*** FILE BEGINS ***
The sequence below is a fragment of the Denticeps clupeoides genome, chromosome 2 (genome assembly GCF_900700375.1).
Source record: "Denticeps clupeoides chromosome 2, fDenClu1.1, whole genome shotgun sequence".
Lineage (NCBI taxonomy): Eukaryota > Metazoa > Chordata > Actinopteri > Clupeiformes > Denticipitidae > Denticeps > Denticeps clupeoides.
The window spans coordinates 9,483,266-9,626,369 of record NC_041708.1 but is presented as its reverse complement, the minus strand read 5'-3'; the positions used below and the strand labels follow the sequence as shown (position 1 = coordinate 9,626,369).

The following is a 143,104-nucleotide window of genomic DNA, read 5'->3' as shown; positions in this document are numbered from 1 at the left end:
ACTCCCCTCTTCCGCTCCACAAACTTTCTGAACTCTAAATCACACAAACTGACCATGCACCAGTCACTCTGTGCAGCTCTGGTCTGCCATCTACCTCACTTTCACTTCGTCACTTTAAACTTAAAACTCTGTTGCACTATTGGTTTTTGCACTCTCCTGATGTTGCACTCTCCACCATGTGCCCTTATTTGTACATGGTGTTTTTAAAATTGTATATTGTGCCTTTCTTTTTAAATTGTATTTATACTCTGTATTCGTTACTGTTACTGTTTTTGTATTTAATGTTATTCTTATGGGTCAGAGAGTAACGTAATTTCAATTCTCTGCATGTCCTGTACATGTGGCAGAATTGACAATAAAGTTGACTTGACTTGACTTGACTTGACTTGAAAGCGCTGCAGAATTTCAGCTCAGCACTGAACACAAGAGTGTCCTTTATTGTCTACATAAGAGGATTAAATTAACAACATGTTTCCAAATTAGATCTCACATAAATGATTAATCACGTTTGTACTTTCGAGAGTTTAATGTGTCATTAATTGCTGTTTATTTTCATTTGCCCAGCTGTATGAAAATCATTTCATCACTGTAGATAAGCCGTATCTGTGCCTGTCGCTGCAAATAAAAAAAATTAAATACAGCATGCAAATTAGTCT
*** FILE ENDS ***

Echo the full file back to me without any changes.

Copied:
The sequence below is a fragment of the Denticeps clupeoides genome, chromosome 2 (genome assembly GCF_900700375.1).
Source record: "Denticeps clupeoides chromosome 2, fDenClu1.1, whole genome shotgun sequence".
Lineage (NCBI taxonomy): Eukaryota > Metazoa > Chordata > Actinopteri > Clupeiformes > Denticipitidae > Denticeps > Denticeps clupeoides.
The window spans coordinates 9,483,266-9,626,369 of record NC_041708.1 but is presented as its reverse complement, the minus strand read 5'-3'; the positions used below and the strand labels follow the sequence as shown (position 1 = coordinate 9,626,369).

The following is a 143,104-nucleotide window of genomic DNA, read 5'->3' as shown; positions in this document are numbered from 1 at the left end:
ACTCCCCTCTTCCGCTCCACAAACTTTCTGAACTCTAAATCACACAAACTGACCATGCACCAGTCACTCTGTGCAGCTCTGGTCTGCCATCTACCTCACTTTCACTTCGTCACTTTAAACTTAAAACTCTGTTGCACTATTGGTTTTTGCACTCTCCTGATGTTGCACTCTCCACCATGTGCCCTTATTTGTACATGGTGTTTTTAAAATTGTATATTGTGCCTTTCTTTTTAAATTGTATTTATACTCTGTATTCGTTACTGTTACTGTTTTTGTATTTAATGTTATTCTTATGGGTCAGAGAGTAACGTAATTTCAATTCTCTGCATGTCCTGTACATGTGGCAGAATTGACAATAAAGTTGACTTGACTTGACTTGACTTGACTTGAAAGCGCTGCAGAATTTCAGCTCAGCACTGAACACAAGAGTGTCCTTTATTGTCTACATAAGAGGATTAAATTAACAACATGTTTCCAAATTAGATCTCACATAAATGATTAATCACGTTTGTACTTTCGAGAGTTTAATGTGTCATTAATTGCTGTTTATTTTCATTTGCCCAGCTGTATGAAAATCATTTCATCACTGTAGATAAGCCGTATCTGTGCCTGTCGCTGCAAATAAAAAAAATTAAATACAGCATGCAAATTAGTCT